And that’s when it happens. I realize my idea wasn’t old. It’s not even bad. It just wasn’t ready, and it needed to develop, and it needed to grow, and it needed to turn into something new. And all those ideas that I had when I thought I wasn’t do anything? They’ve now joined together and make these (this) new idea. There’s (they’re) ideas from my life, There’s (they’re) ideas from my books, places I’ve been, and they’ve all come together, and I’m ready to go again. And best of all, in all those years that I was procrastinating, I actually think that I got a little bit better.
I love this idea. I’ve got the adrenaline rush again. But how I can make sure I can (actually) finish it this time? I realize that I know how to finish the idea, because I do it all the time. But what make those ideas any different?
They’ve got the deadline, and those deadlines full speed I (force me to) have realistic expectations. Instead of being preoccupied by how wonderful my idea is, I concentrate on getting it done. It doesn’t mean I ’m going to be on the (don’t bend over) backward to make it the best I can, but the most importance thing is that I actually make it happen.
My suffer (most of those) ideas involve other people. Where do they are (Whether they’re a) client or people they work with. There’s somebody that I actually want to excite. And to excite them, I have to have something to show them.
And most crucially, I only work on one idea at the time. I don’t give up easily. I don’t get distracted.
Of course, I still daydream, but if I catch those ideas in my idea book, it actually means that I can focus on what I am doing.
I also break an (the) idea up into sections. That makes it easy to work on the small tasks rather than focusing on the whole goal. But, in the case of client projects, it’s so naturally to (you can actually) get paid. You need (have) to tell people where you’re up to, so they may (‘ll) pay their (the) invoice.
But of course everything I do isn’t paid. And for those projects, I have to be really content with ticking things off, crossing things off in (the) to-do list. And when that isn’t enough, there’s always chocolate.
But all the chocolate in the world really doesn’t make work fun. Dreaming up the idea is fun. It’s all about play, the potential, and certainty that come with new ideas, but that only the tip of the ice-berg. Floating underneath the water is the huge mess (mass) and it’s the work. It’s actually doing the idea.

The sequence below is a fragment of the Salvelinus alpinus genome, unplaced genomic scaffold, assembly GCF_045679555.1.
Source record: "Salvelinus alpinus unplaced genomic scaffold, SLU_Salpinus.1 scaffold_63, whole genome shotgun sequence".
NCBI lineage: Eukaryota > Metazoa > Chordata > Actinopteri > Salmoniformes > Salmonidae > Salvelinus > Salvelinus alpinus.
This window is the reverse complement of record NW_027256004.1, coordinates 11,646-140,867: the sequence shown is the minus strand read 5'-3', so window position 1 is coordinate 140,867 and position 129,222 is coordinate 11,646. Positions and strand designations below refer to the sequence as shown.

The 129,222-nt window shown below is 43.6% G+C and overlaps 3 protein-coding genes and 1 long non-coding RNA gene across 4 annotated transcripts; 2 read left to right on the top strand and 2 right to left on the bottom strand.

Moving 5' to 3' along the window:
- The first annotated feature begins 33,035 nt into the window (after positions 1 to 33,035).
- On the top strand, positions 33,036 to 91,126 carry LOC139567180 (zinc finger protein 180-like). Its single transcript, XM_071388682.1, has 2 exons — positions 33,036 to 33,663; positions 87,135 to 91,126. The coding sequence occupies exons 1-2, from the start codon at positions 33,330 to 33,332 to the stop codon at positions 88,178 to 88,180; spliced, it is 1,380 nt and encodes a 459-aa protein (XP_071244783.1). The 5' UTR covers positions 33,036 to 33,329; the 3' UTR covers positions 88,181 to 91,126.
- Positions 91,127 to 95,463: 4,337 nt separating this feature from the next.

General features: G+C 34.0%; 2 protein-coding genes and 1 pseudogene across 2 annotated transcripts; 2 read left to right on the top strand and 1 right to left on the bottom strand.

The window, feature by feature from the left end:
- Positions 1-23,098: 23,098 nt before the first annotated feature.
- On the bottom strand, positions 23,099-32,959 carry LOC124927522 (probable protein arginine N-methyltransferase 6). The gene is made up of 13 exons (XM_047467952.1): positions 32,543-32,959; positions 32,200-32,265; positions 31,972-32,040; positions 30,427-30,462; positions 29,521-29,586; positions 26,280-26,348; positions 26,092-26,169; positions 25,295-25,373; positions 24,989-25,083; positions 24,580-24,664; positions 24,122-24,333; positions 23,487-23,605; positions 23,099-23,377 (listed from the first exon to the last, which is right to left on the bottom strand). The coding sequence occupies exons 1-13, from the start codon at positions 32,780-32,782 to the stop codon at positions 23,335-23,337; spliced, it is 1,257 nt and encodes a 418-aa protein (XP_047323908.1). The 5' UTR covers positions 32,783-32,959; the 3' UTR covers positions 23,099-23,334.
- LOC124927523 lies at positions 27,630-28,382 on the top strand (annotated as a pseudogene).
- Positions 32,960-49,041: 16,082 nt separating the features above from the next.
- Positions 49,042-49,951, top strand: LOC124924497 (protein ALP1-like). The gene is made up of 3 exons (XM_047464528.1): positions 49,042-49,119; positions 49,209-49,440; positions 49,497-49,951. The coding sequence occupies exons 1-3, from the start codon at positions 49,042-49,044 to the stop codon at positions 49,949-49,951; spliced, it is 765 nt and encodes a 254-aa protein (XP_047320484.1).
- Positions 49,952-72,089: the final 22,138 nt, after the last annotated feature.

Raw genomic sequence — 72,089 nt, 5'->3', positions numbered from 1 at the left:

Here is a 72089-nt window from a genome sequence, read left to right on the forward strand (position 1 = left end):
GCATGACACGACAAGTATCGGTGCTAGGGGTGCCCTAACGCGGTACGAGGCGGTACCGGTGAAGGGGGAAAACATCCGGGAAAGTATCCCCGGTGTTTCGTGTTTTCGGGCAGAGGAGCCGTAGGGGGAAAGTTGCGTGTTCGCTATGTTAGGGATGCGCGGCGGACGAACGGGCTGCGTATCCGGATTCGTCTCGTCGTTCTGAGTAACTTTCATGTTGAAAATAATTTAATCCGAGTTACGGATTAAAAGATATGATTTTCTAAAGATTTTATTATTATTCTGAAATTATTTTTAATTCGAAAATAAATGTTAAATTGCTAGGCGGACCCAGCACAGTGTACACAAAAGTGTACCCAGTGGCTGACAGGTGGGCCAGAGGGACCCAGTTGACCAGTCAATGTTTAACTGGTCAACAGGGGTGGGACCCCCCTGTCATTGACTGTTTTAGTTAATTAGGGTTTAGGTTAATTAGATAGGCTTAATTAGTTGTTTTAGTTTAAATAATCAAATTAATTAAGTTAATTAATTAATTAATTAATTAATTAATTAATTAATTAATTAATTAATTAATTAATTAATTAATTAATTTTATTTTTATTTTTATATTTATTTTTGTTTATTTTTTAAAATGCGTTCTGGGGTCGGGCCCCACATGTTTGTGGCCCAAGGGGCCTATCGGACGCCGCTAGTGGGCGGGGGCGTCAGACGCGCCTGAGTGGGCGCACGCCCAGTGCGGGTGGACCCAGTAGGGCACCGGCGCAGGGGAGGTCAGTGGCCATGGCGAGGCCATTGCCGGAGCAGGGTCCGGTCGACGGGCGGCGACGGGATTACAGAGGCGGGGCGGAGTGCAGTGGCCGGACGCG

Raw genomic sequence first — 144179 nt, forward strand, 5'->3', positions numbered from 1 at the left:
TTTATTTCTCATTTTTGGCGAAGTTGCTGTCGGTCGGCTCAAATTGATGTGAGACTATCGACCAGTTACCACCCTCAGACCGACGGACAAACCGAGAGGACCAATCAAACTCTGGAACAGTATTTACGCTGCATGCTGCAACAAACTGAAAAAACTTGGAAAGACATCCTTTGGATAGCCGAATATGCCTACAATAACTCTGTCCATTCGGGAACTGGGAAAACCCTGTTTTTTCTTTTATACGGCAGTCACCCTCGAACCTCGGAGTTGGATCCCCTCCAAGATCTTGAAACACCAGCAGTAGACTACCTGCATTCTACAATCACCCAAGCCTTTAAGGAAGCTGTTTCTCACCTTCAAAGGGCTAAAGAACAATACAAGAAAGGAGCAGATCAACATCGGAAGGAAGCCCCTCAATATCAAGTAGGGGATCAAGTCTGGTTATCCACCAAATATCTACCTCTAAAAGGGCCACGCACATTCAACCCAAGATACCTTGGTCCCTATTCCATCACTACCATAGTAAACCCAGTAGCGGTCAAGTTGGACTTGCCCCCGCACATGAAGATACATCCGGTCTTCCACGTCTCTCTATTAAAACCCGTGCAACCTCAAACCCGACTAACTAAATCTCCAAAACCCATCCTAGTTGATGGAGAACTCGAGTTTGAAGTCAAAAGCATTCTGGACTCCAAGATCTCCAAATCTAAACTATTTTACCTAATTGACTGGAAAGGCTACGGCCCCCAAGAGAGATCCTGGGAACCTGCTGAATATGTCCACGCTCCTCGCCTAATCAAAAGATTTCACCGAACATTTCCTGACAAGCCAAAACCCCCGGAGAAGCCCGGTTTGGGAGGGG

It’s about mistakes and failure, and they always fell down (self-doubt). And it takes time, and focus and concentration to rework them and to actually make that idea happen.
Without the doing, the dreaming is useless.
Ok, I am going to make this idea happen. But, I’m not going to talk about what I am doing. I’m going to talk about what I have done. It’s not hypothetic anymore.
First of all, I set some rules: deadline, I break things up into the sections. If I set boundaries, it means I have to make less decision while I’m actually working. But it’s also shows (so) something I can (I’ve got something to) push again. And I like to squeeze into the gasps (gaps) between the rules and to create something unexpected. And part of that it then (is staying) open to the idea and falling down unexpected parts. Letting my ideas take control.
I accept that it’s very unlikely that these ideas (this idea) are (is) going to work how (out) by the way. It’s going to take time, and patient. I have to refine it. I have to untangle it. I have to make it work. Rather than blaming the idea or dwelling in (on) my own lack of talent, I concentrate on doing it. It’s going to take mistakes. It’s going to take failures. But that’s just part of the process.
Of course, there’s always going to be another idea that looks better. But that because I am not working on that idea. If I started working on it, then I’d also discover its flaws and its failures.
I have to stay open to the fact that the idea might be bad, but if I figure that out quickly enough, I can try to (and) fix those failures. And if not, at least I give it a really good shot.
But I don’t give up. I don’t abandon this one. I don’t cripple it with shell down (self-doubt). I just keep working. I work so hard that I’m prepared to defend it. But I do listen to the feedback that other people give me and I make changes depend on the critique. Actually, sharing is part of the process, and I don’t even need to get feedback from people because that’s (it’s) how I feel. If I know I’m not 100% proud, it means that there’s something I can still fix.